Let’s talk about curtains!
People don’t realise that having your curtains custom made is often not that much more expensive – and sometimes cheaper – than buying them from a retailer. The benefits of having them made for you are numerous – you get a perfect fit for your window, you can chose your own fabric and curtain type, and they are made to a higher standard, making sure they will last a lifetime.
There are lots of types of curtains to choose from and the terminology can be a bit confusing. I’m going to break it down for you here so you can make the best choice for your interior. The type of property, style of the interior and personal taste will influence the curtains you choose. You can have your curtains lined, which hides all those seams, adds weight and drape and can also prolong the life of your curtains, helping to protect them from sunlight and fading. You can choose from a traditional light cotton lining, have a coloured lining or opt for a blackout lining. So first up we have the most popular curtain of the moment….
Eyelet curtains are very popular right now and we make up more of this type of curtain than any other. The eyelets, or rings, thread directly onto a curtain pole and have a modern, clean look. The main advantage to this curtain type is that they fold right back when open and are much less bulky. The eyelets themselves come in a variety of colours and finishes, making them highly customisable. When measuring for eyelet curtains you start around an inch or so above the curtain pole, allowing room for the eyelets to be fitted. These curtains are also more economical as they require less fabric than other gathered curtain types.
Pencil pleats are a traditional, no fuss curtain header that you will all be familiar with. A tape is sewn onto the top of the curtains with threads that can be pulled to create gathers, and holes for curtain hooks. These curtains can be used on a track or pole and add a timeless, no fuss look to any room. Typically you would use double the width of the window in fabric to create a ‘full’ look with plenty of gathers. Pencil pleat curtains are probably the most common, and economical, type available.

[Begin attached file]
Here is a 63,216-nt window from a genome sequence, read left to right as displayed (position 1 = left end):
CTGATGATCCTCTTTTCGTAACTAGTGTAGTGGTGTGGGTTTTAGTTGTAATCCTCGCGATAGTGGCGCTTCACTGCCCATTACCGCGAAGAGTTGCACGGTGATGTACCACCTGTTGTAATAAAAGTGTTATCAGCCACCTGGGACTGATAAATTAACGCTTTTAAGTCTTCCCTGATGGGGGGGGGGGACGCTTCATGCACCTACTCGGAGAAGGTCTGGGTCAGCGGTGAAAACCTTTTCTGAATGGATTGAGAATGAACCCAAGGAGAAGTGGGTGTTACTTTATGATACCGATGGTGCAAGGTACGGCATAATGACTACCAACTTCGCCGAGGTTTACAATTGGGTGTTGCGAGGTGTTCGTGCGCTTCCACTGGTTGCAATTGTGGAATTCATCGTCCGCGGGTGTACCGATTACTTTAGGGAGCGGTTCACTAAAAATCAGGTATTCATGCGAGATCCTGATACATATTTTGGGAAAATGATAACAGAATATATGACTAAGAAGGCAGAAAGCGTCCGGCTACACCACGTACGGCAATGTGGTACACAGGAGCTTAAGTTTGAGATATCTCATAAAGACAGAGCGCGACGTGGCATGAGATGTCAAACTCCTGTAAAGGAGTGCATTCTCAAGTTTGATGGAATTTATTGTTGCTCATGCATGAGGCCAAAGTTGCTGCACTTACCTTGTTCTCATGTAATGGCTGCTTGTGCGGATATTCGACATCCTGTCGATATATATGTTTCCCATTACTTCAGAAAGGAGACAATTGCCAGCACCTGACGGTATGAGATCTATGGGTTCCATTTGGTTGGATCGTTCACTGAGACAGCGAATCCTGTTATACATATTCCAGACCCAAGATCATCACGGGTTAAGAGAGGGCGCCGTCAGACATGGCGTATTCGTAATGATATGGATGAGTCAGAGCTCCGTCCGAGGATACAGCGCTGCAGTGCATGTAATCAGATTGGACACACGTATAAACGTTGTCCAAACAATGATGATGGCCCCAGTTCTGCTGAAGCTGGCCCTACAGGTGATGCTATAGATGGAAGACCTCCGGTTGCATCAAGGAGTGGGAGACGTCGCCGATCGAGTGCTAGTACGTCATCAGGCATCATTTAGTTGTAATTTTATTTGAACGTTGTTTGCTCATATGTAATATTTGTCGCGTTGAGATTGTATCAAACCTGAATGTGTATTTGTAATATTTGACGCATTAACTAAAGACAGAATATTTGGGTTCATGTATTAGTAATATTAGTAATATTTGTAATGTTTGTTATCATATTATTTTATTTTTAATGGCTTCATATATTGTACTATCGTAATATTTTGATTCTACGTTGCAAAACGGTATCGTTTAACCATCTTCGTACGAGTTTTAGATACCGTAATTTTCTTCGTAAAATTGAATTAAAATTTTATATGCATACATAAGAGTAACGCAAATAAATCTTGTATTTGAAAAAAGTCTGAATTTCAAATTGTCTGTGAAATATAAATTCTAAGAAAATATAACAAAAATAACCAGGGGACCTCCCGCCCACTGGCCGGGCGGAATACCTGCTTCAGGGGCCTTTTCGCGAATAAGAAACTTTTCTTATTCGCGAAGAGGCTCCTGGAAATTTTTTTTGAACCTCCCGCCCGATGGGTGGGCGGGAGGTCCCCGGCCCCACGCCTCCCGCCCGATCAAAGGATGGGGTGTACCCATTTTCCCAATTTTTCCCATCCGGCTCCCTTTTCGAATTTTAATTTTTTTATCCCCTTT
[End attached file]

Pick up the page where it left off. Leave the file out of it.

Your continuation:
Pinch pleat curtains can be fitted to all types of poles and tracks. They offer the benefits of both pencil pleat and eyelet curtains, as they offer a gathered, decorative look but also fold back neatly due to the spaces between the pleats. They tend to use more fabric than the options already mentioned but they do look beautiful!
Tab top curtains are perhaps the oldest style available – they were invented long before other gathered or rail-hung curtains. They are probably the most economical of all too, as they use far less fabric than gathered curtain styles. This curtain header needs a pole or rod to hang from, and are very customisable, with buttons to fix the tabs, contrast tabs, the choices are endless! Tab too curtains in a very light, sheer fabric look beautiful on a sunny window and offer a more modern approach to privacy than the net curtain.
So that rounds up this blog on the most popular types of curtain headers. There are many more that I haven’t covered here, as well as other window dressings – I’ll save those for another day! I’ll also come back to curtains soon with a post on how to measure your windows and work out how much fabric you need for your chosen curtain type.